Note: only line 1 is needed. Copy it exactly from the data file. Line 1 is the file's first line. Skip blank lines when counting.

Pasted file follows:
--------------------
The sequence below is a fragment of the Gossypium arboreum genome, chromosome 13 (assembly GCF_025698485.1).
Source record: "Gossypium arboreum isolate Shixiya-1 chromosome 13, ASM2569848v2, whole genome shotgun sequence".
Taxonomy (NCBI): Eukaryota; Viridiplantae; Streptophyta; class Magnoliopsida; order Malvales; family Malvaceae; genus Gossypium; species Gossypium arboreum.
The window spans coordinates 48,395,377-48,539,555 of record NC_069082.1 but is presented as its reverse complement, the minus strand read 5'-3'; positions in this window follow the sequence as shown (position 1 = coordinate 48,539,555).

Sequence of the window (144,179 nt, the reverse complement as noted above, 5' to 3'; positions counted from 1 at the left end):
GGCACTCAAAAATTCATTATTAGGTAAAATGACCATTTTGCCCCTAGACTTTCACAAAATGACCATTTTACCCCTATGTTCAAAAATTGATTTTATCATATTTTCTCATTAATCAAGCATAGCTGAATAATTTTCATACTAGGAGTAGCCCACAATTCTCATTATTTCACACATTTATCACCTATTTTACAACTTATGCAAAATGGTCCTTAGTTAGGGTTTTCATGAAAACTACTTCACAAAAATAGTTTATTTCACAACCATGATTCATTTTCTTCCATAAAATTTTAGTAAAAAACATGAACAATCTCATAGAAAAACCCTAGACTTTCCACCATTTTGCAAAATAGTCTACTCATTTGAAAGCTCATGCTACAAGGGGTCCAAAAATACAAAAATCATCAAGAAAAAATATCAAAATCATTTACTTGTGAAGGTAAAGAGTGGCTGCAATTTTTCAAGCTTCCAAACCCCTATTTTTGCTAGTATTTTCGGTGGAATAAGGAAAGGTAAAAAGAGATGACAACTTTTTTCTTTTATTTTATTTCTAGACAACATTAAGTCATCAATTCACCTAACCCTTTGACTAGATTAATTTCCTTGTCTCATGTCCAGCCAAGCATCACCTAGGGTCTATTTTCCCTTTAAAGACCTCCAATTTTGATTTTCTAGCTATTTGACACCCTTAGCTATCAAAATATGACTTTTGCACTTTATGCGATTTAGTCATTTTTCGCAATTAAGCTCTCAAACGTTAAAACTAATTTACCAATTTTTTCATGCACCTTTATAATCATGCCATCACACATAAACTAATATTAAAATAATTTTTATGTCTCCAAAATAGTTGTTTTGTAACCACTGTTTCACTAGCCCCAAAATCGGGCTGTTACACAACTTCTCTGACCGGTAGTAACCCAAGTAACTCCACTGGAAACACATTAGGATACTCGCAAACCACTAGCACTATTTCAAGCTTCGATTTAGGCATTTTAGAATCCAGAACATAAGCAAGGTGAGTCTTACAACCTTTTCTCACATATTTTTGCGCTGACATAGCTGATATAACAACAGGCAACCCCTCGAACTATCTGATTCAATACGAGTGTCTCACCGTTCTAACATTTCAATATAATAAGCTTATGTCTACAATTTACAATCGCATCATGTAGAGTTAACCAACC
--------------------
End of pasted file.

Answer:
The sequence below is a fragment of the Gossypium arboreum genome, chromosome 13 (assembly GCF_025698485.1).